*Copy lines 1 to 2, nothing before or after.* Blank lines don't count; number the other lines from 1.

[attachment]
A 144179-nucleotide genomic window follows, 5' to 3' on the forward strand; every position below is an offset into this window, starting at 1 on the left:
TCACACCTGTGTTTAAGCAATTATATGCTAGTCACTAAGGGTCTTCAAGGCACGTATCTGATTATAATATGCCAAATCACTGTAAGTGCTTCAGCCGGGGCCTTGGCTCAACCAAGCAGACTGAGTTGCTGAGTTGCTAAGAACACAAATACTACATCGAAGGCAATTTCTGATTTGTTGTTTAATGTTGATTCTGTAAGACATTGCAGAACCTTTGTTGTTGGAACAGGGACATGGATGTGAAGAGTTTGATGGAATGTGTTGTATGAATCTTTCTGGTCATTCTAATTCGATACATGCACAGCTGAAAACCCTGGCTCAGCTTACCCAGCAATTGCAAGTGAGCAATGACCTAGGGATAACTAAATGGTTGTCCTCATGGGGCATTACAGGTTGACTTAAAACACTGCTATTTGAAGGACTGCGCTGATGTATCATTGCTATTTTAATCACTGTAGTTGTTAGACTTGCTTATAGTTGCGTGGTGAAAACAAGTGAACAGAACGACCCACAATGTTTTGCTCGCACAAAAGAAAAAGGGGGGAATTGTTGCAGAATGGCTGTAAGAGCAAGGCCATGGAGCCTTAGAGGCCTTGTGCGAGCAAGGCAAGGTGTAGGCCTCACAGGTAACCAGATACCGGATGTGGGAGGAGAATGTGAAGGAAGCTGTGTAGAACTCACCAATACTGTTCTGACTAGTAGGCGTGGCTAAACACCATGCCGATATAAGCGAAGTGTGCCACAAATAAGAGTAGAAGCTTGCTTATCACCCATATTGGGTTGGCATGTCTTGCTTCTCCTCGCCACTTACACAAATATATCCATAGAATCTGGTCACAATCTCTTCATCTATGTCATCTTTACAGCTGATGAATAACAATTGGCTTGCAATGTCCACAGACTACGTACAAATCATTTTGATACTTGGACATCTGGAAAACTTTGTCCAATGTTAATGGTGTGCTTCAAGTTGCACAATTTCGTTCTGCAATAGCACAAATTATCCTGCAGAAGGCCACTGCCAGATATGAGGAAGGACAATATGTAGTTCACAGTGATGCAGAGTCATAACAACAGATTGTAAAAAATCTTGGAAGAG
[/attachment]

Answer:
A 144179-nucleotide genomic window follows, 5' to 3' on the forward strand; every position below is an offset into this window, starting at 1 on the left:
TCACACCTGTGTTTAAGCAATTATATGCTAGTCACTAAGGGTCTTCAAGGCACGTATCTGATTATAATATGCCAAATCACTGTAAGTGCTTCAGCCGGGGCCTTGGCTCAACCAAGCAGACTGAGTTGCTGAGTTGCTAAGAACACAAATACTACATCGAAGGCAATTTCTGATTTGTTGTTTAATGTTGATTCTGTAAGACATTGCAGAACCTTTGTTGTTGGAACAGGGACATGGATGTGAAGAGTTTGATGGAATGTGTTGTATGAATCTTTCTGGTCATTCTAATTCGATACATGCACAGCTGAAAACCCTGGCTCAGCTTACCCAGCAATTGCAAGTGAGCAATGACCTAGGGATAACTAAATGGTTGTCCTCATGGGGCATTACAGGTTGACTTAAAACACTGCTATTTGAAGGACTGCGCTGATGTATCATTGCTATTTTAATCACTGTAGTTGTTAGACTTGCTTATAGTTGCGTGGTGAAAACAAGTGAACAGAACGACCCACAATGTTTTGCTCGCACAAAAGAAAAAGGGGGGAATTGTTGCAGAATGGCTGTAAGAGCAAGGCCATGGAGCCTTAGAGGCCTTGTGCGAGCAAGGCAAGGTGTAGGCCTCACAGGTAACCAGATACCGGATGTGGGAGGAGAATGTGAAGGAAGCTGTGTAGAACTCACCAATACTGTTCTGACTAGTAGGCGTGGCTAAACACCATGCCGATATAAGCGAAGTGTGCCACAAATAAGAGTAGAAGCTTGCTTATCACCCATATTGGGTTGGCATGTCTTGCTTCTCCTCGCCACTTACACAAATATATCCATAGAATCTGGTCACAATCTCTTCATCTATGTCATCTTTACAGCTGATGAATAACAATTGGCTTGCAATGTCCACAGACTACGTACAAATCATTTTGATACTTGGACATCTGGAAAACTTTGTCCAATGTTAATGGTGTGCTTCAAGTTGCACAATTTCGTTCTGCAATAGCACAAATTATCCTGCAGAAGGCCACTGCCAGATATGAGGAAGGACAATATGTAGTTCACAGTGATGCAGAGTCATAACAACAGATTGTAAAAAATCTTGGAAGAG